The word meat has new meaning. Where it once referred exclusively to animal flesh harvested from a carcass, today a lab-grown variety is calling that definition into question. A handful of enterprising startups have raised and invested hundreds of millions of dollars into the concept of lab-grown meats, banking on breakthroughs in biotech to revolutionize the food industry. As a result, the fledgling ‘clean meat” industry has progressed in leaps and bounds over the past few years.
Since 2013, lab-grown meat went from a fringe idea to something far more mainstream. In the next few decades (some think perhaps even within the next few years) lab-grown meat may find its way onto the menu of a progressive restaurants or into your refrigerator at home.
However, these companies have plenty or obstacles to overcome before a commercial product makes it to the market. So, in the meantime, here’s our brief explainer on lab-grown meats.
What is lab-grown meat?
Lab-grown meat is meat that’s synthetically produced using actual animal cells. It goes by many names, including clean, cultured, engineered, in-vitro, and vat-grown meat. Companies that make the meat prefer to call it “clean meat” to emphasize the idea that it may be more environmentally friendly.
Although they’re produced in completely different ways, there’s negligible difference between lab-grown meats and meat raised on a pasture when observed under a microscope. Perhaps most importantly, according to the companies who make these meats, they taste passable as — if not a lot like — the real thing.
Why grow meat?
Lab-grown meat could give omnivores a slaughter-free way to satisfy their taste buds, while potentially being more eco-friendly than animal agriculture, in which meat is grown on pastures and in factories. Growing meat in the lab means less land, water, and energy use, according to the advocates and companies behind this trend. Lab-grown meat seems promising, but science has yet to substantiate claims that it’s more environmentally friendly than current animal agricultural practices.
How is lab-grown meat made?
To make lab-grown meat, scientists first take a tiny bit of tissue from an animal, filter it, isolate the individual cells, and stick them in a bioreactor. There, the cells are incubated with heat and oxygen, then fed sugars, salts, and proteins so they can grow. This process essentially tricks the cells into thinking they’re still inside an animal, enticing them to naturally replicate like they would within the body.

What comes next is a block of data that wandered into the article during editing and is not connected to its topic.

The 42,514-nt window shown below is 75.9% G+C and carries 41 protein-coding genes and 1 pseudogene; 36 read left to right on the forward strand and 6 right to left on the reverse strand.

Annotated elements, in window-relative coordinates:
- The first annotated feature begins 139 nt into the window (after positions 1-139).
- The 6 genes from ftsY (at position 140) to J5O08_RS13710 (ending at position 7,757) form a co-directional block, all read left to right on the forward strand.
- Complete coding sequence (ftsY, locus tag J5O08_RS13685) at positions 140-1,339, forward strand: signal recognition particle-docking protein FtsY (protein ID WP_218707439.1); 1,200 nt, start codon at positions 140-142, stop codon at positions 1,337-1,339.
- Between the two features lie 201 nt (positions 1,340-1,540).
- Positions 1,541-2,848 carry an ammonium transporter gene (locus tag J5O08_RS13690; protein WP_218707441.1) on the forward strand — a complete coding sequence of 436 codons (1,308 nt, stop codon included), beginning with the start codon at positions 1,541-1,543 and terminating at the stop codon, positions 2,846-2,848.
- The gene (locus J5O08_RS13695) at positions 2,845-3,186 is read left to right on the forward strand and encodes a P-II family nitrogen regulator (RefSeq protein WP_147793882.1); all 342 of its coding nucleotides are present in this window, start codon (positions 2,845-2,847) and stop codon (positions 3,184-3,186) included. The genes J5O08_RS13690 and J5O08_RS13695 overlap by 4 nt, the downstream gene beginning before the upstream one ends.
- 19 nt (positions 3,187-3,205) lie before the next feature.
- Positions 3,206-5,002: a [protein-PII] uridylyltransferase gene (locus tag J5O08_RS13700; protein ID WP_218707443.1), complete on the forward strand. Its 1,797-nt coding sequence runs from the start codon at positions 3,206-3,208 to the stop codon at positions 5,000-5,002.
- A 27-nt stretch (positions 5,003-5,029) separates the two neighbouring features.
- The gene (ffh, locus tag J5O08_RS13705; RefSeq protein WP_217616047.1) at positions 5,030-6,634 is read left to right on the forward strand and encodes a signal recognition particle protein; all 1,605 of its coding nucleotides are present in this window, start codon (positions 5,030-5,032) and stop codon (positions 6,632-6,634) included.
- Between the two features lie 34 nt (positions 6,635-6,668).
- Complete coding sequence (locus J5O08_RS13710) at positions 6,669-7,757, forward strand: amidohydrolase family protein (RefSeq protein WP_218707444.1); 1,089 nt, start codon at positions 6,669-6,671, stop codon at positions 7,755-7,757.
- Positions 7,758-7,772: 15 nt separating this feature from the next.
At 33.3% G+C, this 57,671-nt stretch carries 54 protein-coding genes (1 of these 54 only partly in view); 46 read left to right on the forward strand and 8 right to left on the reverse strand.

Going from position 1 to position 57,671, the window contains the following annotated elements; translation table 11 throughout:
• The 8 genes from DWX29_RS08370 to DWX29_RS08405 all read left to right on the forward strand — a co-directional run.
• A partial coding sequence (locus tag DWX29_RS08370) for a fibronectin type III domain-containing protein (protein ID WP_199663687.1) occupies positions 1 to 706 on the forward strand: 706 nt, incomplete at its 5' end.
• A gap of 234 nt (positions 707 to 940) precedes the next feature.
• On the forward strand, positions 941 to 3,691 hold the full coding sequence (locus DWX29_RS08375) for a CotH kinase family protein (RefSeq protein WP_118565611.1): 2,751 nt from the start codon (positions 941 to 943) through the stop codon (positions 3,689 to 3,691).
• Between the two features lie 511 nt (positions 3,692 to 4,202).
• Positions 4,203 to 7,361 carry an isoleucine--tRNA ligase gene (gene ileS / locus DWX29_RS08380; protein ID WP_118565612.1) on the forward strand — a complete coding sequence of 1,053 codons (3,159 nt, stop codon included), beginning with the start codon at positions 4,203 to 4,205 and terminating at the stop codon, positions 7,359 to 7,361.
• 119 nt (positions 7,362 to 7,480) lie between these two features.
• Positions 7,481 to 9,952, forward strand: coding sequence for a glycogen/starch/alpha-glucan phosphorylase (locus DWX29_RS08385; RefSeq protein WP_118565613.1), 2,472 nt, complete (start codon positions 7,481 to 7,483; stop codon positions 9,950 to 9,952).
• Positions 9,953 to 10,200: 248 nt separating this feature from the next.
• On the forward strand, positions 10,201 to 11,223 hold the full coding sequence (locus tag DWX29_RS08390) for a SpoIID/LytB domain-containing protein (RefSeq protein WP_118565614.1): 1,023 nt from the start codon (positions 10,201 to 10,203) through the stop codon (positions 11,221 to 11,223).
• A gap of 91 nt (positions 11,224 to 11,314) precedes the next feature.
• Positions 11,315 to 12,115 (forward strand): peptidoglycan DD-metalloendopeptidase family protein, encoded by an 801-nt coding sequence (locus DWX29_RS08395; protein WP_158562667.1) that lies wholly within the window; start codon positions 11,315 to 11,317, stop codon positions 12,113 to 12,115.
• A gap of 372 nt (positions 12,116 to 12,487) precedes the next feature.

With current culturing techniques, scientists can grow muscle, fat, and connective tissue in a sort of mushy blob that resembles ground meat. One of the biggest challenges, however, is growing these cells in a way that looks like cuts of meat you might buy from a butcher. We’re far from growing a steak or shank in the lab. Scientists don’t yet know how to replicate the composition of these cuts, which are made up of a complex matrix of tissue, sinew, and bone.
Who are the players?
There are a handful of companies heavily invested in what they see as huge potential for lab-grown meat. Here are just a few of the biggest names to watch:
Memphis Meats – After unveiling what it called the “world’s first clean meatball” in 2016, Memphis Meats has gone on to be a strong contender for the first company to bring lab-grown meat to the market. More recently, it announced the creation of lab-grown chicken and duck products, which are hugely popular food sources in both the United States and China.
Finless Foods – Focusing on fish, Finless Foods aims to make healthier seafood (without the risk of mercury and micro-plastics) while cutting back on the environmental impact of harvesting fish from the ocean.
Just – With an assortment of plant-based mayos, dressings, cookies, and other products, Just hopes to challenge the food industry at large. It’s also in the process of developing lab-grown versions of meats like chorizo and foie gras. For now, the company’s goal isn’t to compete with the highest-grade meats on the market, but to provide palatable and slaughter-free substitutes.
What’s holding them back?
These companies still have plenty of hurdles to overcome before they can bring a commercially viable product to market. For one thing, there’s the cost. In 2013, the first lab-grown burger cost a whopping $330,000 to grow. Since then prices have dropped significantly, but lab-grown meat still isn’t cheap. In March 2017, Memphis Meats unveiled its cultured chicken meat at a cost of $9,000 per pound, compared to around $3 on average for a pound of chicken breast. In February, Finless Fish said its product cost about $7,000 per pound.
Naming regulations will be another obstacle for these companies. The meat industry doesn’t like the idea of these companies entering the market with a similar product that may even be better for the environment. In August, Missouri became the first state to rule that lab-grown and plant-based meats could not be sold as “meat.”
And, of course, some people simply don’t like the idea of eating meat created in a lab. That might be the biggest obstacle for lab-grown meat companies to overcome. How do you convince people that cultured meat is not only more sustainable than conventional meat, but it tastes good and is equally as healthy? We’ll have to wait and see.